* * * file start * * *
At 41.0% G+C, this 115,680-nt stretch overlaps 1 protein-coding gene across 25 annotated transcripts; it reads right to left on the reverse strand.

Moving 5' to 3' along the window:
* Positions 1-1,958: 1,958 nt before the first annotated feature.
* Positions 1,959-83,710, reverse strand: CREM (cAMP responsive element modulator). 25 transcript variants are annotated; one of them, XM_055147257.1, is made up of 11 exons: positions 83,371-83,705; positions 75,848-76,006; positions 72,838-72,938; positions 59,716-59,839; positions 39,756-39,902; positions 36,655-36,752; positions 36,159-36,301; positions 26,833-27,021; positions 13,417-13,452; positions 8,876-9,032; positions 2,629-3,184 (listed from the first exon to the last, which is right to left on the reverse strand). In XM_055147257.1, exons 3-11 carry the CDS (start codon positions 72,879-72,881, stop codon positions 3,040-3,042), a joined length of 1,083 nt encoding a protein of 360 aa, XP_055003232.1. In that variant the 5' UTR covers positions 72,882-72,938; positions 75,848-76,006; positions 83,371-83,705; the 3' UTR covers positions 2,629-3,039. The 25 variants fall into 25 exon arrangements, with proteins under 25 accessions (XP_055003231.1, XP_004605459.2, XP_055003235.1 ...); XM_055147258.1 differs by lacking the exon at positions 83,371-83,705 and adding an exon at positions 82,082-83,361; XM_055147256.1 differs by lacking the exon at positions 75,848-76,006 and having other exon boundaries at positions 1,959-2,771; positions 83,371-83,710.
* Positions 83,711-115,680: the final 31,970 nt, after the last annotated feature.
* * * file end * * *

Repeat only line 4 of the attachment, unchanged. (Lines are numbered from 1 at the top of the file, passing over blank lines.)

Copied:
* Positions 1,959-83,710, reverse strand: CREM (cAMP responsive element modulator). 25 transcript variants are annotated; one of them, XM_055147257.1, is made up of 11 exons: positions 83,371-83,705; positions 75,848-76,006; positions 72,838-72,938; positions 59,716-59,839; positions 39,756-39,902; positions 36,655-36,752; positions 36,159-36,301; positions 26,833-27,021; positions 13,417-13,452; positions 8,876-9,032; positions 2,629-3,184 (listed from the first exon to the last, which is right to left on the reverse strand). In XM_055147257.1, exons 3-11 carry the CDS (start codon positions 72,879-72,881, stop codon positions 3,040-3,042), a joined length of 1,083 nt encoding a protein of 360 aa, XP_055003232.1. In that variant the 5' UTR covers positions 72,882-72,938; positions 75,848-76,006; positions 83,371-83,705; the 3' UTR covers positions 2,629-3,039. The 25 variants fall into 25 exon arrangements, with proteins under 25 accessions (XP_055003231.1, XP_004605459.2, XP_055003235.1 ...); XM_055147258.1 differs by lacking the exon at positions 83,371-83,705 and adding an exon at positions 82,082-83,361; XM_055147256.1 differs by lacking the exon at positions 75,848-76,006 and having other exon boundaries at positions 1,959-2,771; positions 83,371-83,710.